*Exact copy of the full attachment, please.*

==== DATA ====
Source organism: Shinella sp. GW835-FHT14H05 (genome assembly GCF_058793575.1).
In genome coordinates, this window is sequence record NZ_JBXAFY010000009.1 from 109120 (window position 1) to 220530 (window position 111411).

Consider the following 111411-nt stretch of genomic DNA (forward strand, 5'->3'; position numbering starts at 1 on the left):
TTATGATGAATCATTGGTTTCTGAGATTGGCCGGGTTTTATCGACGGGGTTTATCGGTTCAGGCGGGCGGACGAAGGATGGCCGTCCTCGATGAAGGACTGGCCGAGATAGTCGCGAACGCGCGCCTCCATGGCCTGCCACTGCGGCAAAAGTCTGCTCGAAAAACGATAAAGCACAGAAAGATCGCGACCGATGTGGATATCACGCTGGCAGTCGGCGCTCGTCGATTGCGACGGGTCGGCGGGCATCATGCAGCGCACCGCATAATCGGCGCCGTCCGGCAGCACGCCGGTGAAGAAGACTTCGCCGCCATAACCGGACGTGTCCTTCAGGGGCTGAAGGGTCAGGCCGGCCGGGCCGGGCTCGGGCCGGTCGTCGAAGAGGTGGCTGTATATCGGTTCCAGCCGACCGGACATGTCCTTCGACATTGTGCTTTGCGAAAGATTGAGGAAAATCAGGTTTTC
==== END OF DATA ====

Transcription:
Source organism: Shinella sp. GW835-FHT14H05 (genome assembly GCF_058793575.1).
In genome coordinates, this window is sequence record NZ_JBXAFY010000009.1 from 109120 (window position 1) to 220530 (window position 111411).

Consider the following 111411-nt stretch of genomic DNA (forward strand, 5'->3'; position numbering starts at 1 on the left):
TTATGATGAATCATTGGTTTCTGAGATTGGCCGGGTTTTATCGACGGGGTTTATCGGTTCAGGCGGGCGGACGAAGGATGGCCGTCCTCGATGAAGGACTGGCCGAGATAGTCGCGAACGCGCGCCTCCATGGCCTGCCACTGCGGCAAAAGTCTGCTCGAAAAACGATAAAGCACAGAAAGATCGCGACCGATGTGGATATCACGCTGGCAGTCGGCGCTCGTCGATTGCGACGGGTCGGCGGGCATCATGCAGCGCACCGCATAATCGGCGCCGTCCGGCAGCACGCCGGTGAAGAAGACTTCGCCGCCATAACCGGACGTGTCCTTCAGGGGCTGAAGGGTCAGGCCGGCCGGGCCGGGCTCGGGCCGGTCGTCGAAGAGGTGGCTGTATATCGGTTCCAGCCGACCGGACATGTCCTTCGACATTGTGCTTTGCGAAAGATTGAGGAAAATCAGGTTTTC